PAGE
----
Yet the argument that austerity is unsustainable is now heard far beyond the Syriza government. The International Monetary Fund is among those that have demanded “unconditional” debt relief. Under the current bailout terms, Greece’s interest payments on its debt (roughly €330bn) will continually rise, consuming 60 per cent of its budget by 2060. The IMF has rightly proposed an extended repayment period and a fixed interest rate of 1.5 per cent. Faced with German intransigence, it is refusing to provide further funding.

Ever since the European Central Bank president, Mario Draghi, declared in 2012 that he was prepared to do “whatever it takes” to preserve the single currency, EU member states have relied on monetary policy to contain the crisis. This complacent approach could unravel. From the euro’s inception, economists have warned of the dangers of a monetary union that is unmatched by fiscal and political union. The UK, partly for these reasons, wisely rejected membership, but other states have been condemned to stagnation. As Felix Martin writes on page 15, “Italy today is worse off than it was not just in 2007, but in 1997. National output per head has stagnated for 20 years – an astonishing . . . statistic.”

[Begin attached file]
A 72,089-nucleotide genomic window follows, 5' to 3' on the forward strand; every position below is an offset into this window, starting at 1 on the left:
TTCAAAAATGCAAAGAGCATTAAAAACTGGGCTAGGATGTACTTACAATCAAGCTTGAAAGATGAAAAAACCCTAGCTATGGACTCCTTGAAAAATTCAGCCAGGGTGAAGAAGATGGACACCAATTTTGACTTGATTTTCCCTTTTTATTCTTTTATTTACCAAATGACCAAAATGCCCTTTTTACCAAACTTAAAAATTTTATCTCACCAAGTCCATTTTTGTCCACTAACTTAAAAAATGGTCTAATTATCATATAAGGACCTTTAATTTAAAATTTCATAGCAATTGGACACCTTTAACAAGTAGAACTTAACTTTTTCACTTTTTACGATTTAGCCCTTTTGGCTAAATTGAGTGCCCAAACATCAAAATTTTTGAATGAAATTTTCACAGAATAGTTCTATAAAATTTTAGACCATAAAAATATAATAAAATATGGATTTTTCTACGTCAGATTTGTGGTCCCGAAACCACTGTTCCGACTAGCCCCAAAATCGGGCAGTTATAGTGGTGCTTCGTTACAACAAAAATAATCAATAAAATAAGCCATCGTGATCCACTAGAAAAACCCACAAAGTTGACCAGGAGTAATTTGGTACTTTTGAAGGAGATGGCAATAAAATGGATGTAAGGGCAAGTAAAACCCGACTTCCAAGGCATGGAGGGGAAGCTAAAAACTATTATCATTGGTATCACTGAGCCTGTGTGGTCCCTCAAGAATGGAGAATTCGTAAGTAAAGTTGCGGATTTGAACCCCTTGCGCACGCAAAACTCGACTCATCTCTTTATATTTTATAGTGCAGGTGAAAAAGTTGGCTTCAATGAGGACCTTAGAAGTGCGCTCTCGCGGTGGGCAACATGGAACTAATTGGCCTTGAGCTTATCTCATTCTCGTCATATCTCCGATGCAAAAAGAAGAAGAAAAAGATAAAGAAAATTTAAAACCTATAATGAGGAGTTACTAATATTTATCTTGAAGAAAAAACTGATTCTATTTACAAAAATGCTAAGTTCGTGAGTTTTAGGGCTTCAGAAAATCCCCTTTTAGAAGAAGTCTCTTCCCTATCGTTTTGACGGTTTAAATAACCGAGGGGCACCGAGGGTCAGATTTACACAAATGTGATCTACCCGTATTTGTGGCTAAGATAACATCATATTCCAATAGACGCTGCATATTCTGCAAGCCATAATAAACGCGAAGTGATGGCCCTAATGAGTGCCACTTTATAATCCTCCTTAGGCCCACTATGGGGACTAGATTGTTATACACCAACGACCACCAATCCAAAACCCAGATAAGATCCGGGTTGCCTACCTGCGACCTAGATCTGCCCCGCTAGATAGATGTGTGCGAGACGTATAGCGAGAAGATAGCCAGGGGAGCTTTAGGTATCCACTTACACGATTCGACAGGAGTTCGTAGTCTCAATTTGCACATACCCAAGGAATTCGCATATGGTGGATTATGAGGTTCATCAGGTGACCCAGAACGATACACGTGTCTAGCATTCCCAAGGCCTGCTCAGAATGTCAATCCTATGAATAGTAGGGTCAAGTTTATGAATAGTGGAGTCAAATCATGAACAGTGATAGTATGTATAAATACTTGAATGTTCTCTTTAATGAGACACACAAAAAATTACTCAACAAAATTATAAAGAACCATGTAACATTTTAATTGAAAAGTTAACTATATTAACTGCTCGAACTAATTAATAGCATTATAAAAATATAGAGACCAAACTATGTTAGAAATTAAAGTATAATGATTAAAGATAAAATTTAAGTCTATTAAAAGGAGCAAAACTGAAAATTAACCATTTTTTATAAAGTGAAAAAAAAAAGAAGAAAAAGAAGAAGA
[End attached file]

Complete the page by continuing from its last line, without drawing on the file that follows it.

Germany’s refusal to support demand (having benefited from a fixed exchange rate) undermined the principles of European solidarity and shared prosperity. German unemployment has fallen to 4.1 per cent, the lowest level since 1981, but joblessness is at 23.4 per cent in Greece, 19 per cent in Spain and 11.6 per cent in Italy. The youngest have suffered most. Youth unemployment is 46.5 per cent in Greece, 42.6 per cent in Spain and 36.4 per cent in Italy. No social model should tolerate such waste.

“If the euro fails, then Europe fails,” the German chancellor, Angela Merkel, has often asserted. Yet it does not follow that Europe will succeed if the euro survives. The continent that once aspired to be a rival superpower to the US is now a byword for decline, and ethnic nationalism and right-wing populism are thriving. In these circumstances, the surprise has been not voters’ intemperance, but their patience.

This article first appeared in the 08 December 2016 issue of the New Statesman, Brexit to Trump